BALTIMORE—Dylan Bundy had been the most puzzling of Orioles starters. Entering Saturday night’s game with the Tampa Bay Rays, Bundy was 0-4 with a 6.67 ERA.
Bundy, who hadn’t won a game since last September 13, delivered one of his best starts, pitching 7 1/3 shutout innings as the Orioles beat the Rays, 3-0.
It was the Orioles’ longest start of the season, and their first shutout.
Bundy allowed a single to Brandon Lowe on the game’s first pitch, a double to Avisail Garcia to begin the second and didn’t allow another hit until Martin Perez doubled in the eighth, which ended his night.
After Garcia’s double, Bundy retired the next 10 Rays. In the fifth, Daniel Armstrong walked and Bundy hit Perez with a pitch, but Willy Adames hit into a double play to end the inning.
Bundy then set down eight more Tampa Bay hitters until Perez’s double.
“I just felt like I was throwing all pitches to both sides of the plate on both left- and right-handed hitters,” Bundy said. “Kind of mixing it up on them and keep them guessing.”
The game was played in two hours, 19 minutes, fastest of the season.
“It’s all about rhythm and tempo, especially when you’re going good,” Bundy said. “You want to keep that rolling and just attack the hitters and get quick outs.”
Manager Brandon Hyde, who has watched many short starts in his first six weeks as Orioles manager, got to savor this one.
“That was a major league start,” Hyde said. “That was really enjoyable … no doubt. To have a guy be able to throw off-speed stuff in hitter’s counts, be able to not give in and be able to throw the fastball on the inner part of the plate and then off the inner part of the plate is something I’m begging our guys to do.
“That comes with a lot of things, but Dylan did that tonight. I think you see how it opens up other things when you’re able to elevate above the zone and when you go in you either get in or you get off the plate in, and it just opens up the plate for you. He did it tonight and, hopefully, we’re going to see more of that.”
Catcher Austin Wynns praised Bundy’s start.
“He had all his stuff today,” Wynns said. “We executed all our pitches. We had a great game plan, and when things were scuffling a little bit, we stuck to our game plan and all our guys [were] in position, the right spot. Dilly did a great job, great job. We needed that—big time.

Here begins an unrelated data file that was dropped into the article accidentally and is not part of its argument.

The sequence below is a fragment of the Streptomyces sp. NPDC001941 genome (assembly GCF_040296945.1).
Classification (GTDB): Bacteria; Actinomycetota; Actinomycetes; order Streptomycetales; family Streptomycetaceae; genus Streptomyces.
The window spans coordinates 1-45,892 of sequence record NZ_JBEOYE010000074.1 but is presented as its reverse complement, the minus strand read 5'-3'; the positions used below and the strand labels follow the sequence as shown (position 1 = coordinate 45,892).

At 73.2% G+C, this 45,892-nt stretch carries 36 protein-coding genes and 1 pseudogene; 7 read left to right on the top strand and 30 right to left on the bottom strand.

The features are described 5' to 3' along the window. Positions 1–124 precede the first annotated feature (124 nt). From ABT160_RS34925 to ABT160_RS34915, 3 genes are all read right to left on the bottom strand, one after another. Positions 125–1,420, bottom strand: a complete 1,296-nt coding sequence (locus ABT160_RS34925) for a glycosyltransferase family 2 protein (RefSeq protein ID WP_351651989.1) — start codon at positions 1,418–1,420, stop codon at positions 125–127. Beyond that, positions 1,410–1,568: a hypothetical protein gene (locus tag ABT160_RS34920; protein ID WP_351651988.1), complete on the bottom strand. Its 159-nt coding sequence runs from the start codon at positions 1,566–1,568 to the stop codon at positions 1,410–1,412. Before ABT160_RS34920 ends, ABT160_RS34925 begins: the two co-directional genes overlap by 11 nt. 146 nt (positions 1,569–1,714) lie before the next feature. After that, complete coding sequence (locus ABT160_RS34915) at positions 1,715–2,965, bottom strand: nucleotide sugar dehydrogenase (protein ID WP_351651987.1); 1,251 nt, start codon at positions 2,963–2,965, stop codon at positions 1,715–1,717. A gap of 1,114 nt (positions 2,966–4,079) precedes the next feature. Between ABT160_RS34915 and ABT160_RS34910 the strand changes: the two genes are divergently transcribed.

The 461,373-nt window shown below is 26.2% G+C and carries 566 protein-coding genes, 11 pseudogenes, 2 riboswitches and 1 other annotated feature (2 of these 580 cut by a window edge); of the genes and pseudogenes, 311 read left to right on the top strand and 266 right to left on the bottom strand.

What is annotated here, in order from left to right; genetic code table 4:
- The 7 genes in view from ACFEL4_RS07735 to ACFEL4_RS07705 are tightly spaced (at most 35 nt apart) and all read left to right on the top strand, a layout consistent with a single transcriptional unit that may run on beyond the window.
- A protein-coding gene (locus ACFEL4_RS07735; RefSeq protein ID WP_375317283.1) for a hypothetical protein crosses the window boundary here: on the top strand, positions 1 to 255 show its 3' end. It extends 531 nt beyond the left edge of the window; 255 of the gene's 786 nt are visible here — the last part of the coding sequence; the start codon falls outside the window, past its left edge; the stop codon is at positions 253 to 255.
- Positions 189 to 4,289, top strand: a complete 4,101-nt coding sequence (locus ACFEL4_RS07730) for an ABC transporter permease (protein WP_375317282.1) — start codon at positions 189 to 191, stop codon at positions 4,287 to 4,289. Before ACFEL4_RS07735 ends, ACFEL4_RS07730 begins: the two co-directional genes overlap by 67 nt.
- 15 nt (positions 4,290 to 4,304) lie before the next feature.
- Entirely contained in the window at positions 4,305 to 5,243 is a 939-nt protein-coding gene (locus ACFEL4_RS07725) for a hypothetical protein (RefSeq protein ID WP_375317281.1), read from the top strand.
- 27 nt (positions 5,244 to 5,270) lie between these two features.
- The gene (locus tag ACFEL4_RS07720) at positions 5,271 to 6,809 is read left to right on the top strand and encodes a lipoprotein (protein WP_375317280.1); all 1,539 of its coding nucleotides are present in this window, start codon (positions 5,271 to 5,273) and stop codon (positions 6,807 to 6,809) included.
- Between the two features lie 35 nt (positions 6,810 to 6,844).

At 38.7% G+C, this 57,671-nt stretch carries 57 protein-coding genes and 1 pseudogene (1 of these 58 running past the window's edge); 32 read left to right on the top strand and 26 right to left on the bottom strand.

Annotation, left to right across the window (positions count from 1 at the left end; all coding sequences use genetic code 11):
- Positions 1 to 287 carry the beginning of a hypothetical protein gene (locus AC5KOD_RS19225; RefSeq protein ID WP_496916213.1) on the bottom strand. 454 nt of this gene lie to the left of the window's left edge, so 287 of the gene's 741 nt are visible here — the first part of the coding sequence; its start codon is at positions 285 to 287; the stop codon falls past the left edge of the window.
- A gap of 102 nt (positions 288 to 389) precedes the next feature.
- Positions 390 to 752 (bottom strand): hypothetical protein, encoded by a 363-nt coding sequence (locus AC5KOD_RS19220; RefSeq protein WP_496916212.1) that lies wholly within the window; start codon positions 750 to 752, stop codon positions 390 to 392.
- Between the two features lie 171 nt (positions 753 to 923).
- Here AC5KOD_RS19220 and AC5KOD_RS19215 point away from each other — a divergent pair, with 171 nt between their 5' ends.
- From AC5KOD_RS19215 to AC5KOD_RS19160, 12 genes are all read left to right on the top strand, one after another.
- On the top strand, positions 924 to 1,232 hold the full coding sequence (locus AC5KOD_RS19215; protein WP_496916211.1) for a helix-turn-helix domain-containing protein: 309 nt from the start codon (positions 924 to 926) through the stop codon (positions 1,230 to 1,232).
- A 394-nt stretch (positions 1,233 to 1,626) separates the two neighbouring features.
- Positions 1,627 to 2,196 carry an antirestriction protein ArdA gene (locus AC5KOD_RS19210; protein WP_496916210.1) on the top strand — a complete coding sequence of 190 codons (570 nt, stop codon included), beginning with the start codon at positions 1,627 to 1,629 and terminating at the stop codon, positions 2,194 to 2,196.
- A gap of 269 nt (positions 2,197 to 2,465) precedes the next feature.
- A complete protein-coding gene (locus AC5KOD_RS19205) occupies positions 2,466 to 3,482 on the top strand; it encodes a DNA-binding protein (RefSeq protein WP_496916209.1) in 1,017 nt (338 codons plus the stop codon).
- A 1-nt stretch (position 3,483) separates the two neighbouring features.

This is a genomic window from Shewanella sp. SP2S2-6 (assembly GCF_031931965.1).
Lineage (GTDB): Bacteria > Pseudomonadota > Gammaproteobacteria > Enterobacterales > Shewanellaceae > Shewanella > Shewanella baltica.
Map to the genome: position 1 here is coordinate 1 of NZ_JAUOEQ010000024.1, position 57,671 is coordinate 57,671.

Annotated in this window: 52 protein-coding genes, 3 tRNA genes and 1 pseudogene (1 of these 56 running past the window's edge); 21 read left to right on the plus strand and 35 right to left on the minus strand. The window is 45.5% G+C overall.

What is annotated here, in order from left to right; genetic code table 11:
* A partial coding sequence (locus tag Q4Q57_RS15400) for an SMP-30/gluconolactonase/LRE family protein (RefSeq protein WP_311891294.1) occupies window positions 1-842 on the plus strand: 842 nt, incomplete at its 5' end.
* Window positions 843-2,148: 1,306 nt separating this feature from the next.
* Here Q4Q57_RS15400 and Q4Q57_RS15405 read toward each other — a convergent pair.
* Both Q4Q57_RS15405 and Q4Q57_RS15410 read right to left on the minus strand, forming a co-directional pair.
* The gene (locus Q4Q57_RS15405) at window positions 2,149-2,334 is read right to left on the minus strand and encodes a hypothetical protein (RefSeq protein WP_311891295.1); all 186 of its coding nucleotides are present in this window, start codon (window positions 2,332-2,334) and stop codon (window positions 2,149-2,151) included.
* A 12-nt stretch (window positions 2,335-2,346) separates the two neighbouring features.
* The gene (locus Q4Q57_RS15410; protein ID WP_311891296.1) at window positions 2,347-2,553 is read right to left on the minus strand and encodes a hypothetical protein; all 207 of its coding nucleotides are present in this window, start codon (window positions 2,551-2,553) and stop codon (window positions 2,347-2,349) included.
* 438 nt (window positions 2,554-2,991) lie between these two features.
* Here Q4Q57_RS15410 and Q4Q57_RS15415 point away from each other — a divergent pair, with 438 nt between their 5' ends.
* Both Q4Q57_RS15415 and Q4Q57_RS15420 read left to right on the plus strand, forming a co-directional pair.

“The tempo of the game was quick. He was on point. We were on the same page. We had no hiccups. It was awesome. That’s what we need, and we need to make that a habit, every day.”
The Orioles scored a run in the first when Dwight Smith Jr. hit into a double play that brought Jonathan Villar home. They scored another in the third when Villar’s forceout scored Stevie Wilkerson.
Smith hit a 429-foot home run to center, leading off the fourth, to give the Orioles their third and final run.
The shutout was preserved by an umpire’s ruling. After Perez’s double, Shawn Armstrong, who replaced Bundy, sailed a throw over Chris Davis after fielding Adames’ roller, and Perez appeared to score.
Instead, home plate umpire Lance Barrett called Adames out for running inside the baseline, and Perez was ordered back to second. Armstrong struck out Lowe to end the inning.
Mychal Givens pitched the ninth for his third save.
Goodbye, Fort Lauderdale Stadium: Ten years ago, the Orioles played their last game in Fort Lauderdale Stadium before moving to Sarasota. The team played there from 1996-2009, and it was a difficult place to hold spring training.
Space was cramped, facilities were outmoded, and night games were impossible because of malfunctioning lights.
The former spring home of the Orioles and New York Yankees as well as neighboring Lockhart Stadium, where football and soccer were played are soon to be demolished, the Sun-Sentinel reported.
Plans are for the two stadiums to be replaced by a modern soccer facility. No team had ever seriously considered relocating its spring training operation to Fort Lauderdale.
Minor honors: Right-handed pitcher Grayson Rodriguez, the Orioles’ top selection in last year’s draft, and infielder Adam Hall were named the team’s Minor League Pitcher and Player of the Month for April. Both play for the Low-A Delmarva Shorebirds.
Rodriguez was 3-0 with an 0.54 ERA in April with 28 strikeouts in 16 2/3 innings. Hall, who also won the award last August, batted .354 with a home run, 10 RBIs and 11 stolen bases.